Writing a book takes prodigious amounts of effort and time. The amount of time can be divided into the years it takes to write and revise and revise and revise and revise and revise the book, and the months it takes to publish it.
If one is writing a book about current affairs, that second part is the worst. Even for best-selling authors, there is a period of time between when one is done with the writing and when the book comes out. For academics, that gap between writing and publishing can be a year or longer. During that time, things can happen that completely subvert a book’s arguments. I was pretty sure I was right when I wrote “The System Worked,” for example, but in the eight months between handing in the final draft and the book’s arrival in stores, I was petrified that the WTO would dissolve or the IMF would fall apart and I’d go down as the Norman Angell of my time.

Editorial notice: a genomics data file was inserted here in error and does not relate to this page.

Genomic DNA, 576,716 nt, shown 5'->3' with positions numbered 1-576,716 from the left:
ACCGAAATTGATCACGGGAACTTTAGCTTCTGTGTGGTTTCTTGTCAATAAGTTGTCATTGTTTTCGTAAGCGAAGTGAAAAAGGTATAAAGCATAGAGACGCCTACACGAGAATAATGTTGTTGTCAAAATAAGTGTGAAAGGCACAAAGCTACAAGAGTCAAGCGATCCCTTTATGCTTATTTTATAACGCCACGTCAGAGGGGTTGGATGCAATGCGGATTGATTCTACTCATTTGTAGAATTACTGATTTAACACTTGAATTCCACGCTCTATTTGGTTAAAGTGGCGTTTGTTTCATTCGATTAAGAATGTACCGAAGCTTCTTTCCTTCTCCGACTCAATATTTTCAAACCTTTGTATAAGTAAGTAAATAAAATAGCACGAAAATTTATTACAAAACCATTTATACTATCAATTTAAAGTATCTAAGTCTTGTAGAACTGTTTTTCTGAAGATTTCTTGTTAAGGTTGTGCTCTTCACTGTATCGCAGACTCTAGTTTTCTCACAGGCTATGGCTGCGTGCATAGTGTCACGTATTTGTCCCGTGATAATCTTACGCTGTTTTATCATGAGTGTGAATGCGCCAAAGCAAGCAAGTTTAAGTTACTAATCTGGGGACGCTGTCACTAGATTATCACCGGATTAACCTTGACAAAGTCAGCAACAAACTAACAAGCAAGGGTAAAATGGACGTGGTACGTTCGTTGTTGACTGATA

The reason I bring up this dilemma for book authors is that Ann Coulter writes the following words on page 3 of her new book about how Trump is awesome: “there’s nothing Trump can do that won’t be forgiven. Except change his immigration policies.”